In our study 57.75% of the respondents had been informed about menarche by their mothers as preferred source of information in 90% of the cases. In several studies, the adolescents get most of their information about menstruation from their mothers [11,12]. However, the cultural taboos that surround menarches and adolescents’ sexuality in many areas of Africa lead mothers to provide their daughters with little information about menstruation management and sexuality. Many girls start menstruations while being poorly informed and illprepared for managing them [3,4].
Therefore, they denounce the lack of understanding of the relationships existing between menstruation occurrence and fertility [13,14]. This way, in our study 72.55% of girl students were inspired by a feeling of fear and anxiety on the appearance of first menstruations and 78.34% of them considered that their knowledge about menstruations were insufficient. In our research work on menarches, the expressions emerging from interviews with adolescents were: lack of preparation for menarche, maturation and sexual vulnerability, menstruations considered as disease, secrecy, skin and shame about menstrual leakages .
Therefore, each adolescent should be correctly prepared for menarche occurrence, since, as pointed out by several authors, starting menstruations in ignorance and fear may weaken girls’ self-esteem and skills [16,17]. The fear of menstrual leakages and teasing that this may cause and the strong odors that would be due to the type of protection used by 89.78% of girl students lead many of them to miss classes during menstruations. In addition, they do not focus their attention on classes taught by the teachers. This result is found out in other studies where girls argue that they hide appearance of menstruations and miss classes because of fear about menstrual leakages . Therefore, the adolescents should be given a full access to information, especially information concerning sexuality and related risks.
In our study, 61% of the girl students interviewed had already had their first sexual intercourses and 76.10% of them did not know with accuracy the consequences of unprotected sex after onset of menstruations. This would result in occurrence of unintended pregnancies that may cause of clandestine abortions with very serious consequences.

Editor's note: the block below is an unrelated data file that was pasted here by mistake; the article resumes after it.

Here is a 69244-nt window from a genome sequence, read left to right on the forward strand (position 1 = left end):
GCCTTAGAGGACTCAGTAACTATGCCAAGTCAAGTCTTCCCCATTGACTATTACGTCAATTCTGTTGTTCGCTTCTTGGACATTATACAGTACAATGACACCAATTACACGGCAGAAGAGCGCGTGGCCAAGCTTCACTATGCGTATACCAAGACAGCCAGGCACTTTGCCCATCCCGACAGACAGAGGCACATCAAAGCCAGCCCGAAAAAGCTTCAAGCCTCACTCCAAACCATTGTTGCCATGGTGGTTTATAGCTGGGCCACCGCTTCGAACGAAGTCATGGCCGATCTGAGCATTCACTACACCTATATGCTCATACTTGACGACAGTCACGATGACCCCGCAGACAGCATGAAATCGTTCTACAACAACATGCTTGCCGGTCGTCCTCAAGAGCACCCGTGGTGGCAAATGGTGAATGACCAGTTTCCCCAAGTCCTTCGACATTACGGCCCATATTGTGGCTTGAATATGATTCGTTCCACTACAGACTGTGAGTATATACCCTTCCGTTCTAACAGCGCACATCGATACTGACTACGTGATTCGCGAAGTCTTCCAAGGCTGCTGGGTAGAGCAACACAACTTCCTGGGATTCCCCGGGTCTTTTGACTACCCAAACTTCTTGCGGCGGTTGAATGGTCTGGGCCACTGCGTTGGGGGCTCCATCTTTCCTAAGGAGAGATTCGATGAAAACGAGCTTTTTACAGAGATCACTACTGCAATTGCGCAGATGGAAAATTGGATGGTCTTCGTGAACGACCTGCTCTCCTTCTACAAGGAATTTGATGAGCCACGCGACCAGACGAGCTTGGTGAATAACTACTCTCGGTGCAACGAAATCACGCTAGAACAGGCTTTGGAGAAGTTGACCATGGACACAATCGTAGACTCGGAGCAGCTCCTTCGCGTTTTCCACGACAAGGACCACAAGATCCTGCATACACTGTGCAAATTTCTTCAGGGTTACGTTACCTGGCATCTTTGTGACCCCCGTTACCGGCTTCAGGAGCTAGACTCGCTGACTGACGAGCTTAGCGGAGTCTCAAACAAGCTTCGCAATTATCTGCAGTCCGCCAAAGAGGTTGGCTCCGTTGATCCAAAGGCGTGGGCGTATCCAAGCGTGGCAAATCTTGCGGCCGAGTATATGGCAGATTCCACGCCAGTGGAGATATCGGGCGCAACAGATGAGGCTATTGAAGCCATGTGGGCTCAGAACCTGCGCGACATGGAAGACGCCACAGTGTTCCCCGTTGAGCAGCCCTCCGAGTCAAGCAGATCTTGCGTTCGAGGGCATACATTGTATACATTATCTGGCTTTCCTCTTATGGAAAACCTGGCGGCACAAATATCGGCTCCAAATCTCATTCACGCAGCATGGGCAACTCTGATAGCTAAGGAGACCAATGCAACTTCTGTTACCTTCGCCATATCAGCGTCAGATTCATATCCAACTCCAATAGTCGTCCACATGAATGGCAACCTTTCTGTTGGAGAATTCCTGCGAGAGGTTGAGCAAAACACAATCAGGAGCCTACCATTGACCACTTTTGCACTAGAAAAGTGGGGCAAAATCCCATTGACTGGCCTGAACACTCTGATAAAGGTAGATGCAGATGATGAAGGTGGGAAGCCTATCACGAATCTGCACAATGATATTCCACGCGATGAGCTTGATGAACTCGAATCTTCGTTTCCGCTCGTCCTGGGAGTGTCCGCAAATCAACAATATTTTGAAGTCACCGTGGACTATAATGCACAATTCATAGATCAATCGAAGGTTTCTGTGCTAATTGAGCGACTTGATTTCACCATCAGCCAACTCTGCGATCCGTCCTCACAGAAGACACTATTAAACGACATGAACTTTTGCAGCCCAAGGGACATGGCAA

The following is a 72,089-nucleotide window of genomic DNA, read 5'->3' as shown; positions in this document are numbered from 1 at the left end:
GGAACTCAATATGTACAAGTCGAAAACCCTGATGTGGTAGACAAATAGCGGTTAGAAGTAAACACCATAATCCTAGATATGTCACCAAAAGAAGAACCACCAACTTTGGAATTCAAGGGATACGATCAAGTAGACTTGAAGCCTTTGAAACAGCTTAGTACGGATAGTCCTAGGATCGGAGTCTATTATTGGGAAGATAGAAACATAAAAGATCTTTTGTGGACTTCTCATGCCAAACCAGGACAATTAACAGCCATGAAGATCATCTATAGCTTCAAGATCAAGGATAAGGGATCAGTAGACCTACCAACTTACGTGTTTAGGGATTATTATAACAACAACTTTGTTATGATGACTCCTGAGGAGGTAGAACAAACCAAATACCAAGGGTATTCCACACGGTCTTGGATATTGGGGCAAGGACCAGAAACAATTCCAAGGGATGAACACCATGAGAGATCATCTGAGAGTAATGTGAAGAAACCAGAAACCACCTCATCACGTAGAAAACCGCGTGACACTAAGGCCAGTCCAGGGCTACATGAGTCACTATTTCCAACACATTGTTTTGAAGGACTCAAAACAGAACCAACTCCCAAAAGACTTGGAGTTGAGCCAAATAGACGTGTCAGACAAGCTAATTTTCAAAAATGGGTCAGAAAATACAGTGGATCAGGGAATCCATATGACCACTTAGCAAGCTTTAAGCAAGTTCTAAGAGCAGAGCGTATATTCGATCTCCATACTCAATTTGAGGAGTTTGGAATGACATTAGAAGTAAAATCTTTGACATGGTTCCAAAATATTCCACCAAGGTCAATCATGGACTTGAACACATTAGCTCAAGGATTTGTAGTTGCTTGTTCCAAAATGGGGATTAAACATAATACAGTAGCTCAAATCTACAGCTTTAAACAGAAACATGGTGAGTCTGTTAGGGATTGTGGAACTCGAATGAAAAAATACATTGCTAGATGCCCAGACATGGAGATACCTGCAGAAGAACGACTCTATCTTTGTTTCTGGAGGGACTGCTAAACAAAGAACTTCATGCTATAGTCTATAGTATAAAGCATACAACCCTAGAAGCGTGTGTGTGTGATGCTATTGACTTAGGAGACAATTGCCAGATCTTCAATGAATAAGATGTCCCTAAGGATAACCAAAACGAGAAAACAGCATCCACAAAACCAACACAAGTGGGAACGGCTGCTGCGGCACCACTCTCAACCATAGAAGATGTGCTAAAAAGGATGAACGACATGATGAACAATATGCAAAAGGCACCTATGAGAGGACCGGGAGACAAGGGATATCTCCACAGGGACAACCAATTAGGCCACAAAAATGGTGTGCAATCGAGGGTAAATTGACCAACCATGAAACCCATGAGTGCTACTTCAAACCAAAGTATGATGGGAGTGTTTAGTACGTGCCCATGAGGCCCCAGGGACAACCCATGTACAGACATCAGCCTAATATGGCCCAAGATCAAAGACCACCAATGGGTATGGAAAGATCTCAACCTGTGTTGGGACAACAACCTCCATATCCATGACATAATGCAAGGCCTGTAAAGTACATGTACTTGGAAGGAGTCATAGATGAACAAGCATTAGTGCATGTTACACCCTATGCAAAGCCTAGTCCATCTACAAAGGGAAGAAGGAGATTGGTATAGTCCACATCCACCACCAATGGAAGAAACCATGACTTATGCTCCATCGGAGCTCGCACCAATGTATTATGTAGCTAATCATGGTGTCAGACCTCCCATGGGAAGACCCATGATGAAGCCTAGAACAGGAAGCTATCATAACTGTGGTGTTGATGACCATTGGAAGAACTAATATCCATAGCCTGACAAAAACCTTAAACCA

Evidences existing in high income countries show that girls who reach puberty without adequate emotional support are likely to engage in subsequent sexual relationships and drug addiction which are risk factors for pregnancies among adolescents and other negative outcomes on their health [19,20].
Adolescents’ preparation for menstruations occurrence and other changes following puberty should enable the young girl to understand and be empowered to manage all phenomena and changes likely to affect her body. Families and public authorities should get involved in adolescents’ preparedness so that young girls could go through that period without emotional and physical traumas. It is a period of time in which the adolescent could have a better understanding of its reproductive health. Studies pointed out the efficiency of health education campaigns among high school girl students and even among primary school girl students [21,22]. Furthermore, as argued by some authors, menstruation may be a natural gateway to start educating girls on their reproductive capacity and contraceptive choice .
As regards menarche and its consequences in terms of reproduction and sexuality, high school girl students’ knowledge is insufficient in Parakou. This explains the anxiety inspired by first menstruations occurrence and tendency towards ill-prepared sexuality.
Any initiatives intended for ensuring and enhancing adolescents’ capacity and understanding of menarche should be sustained since girl students deserve to be adequately informed and assisted so as to go through this period without fear.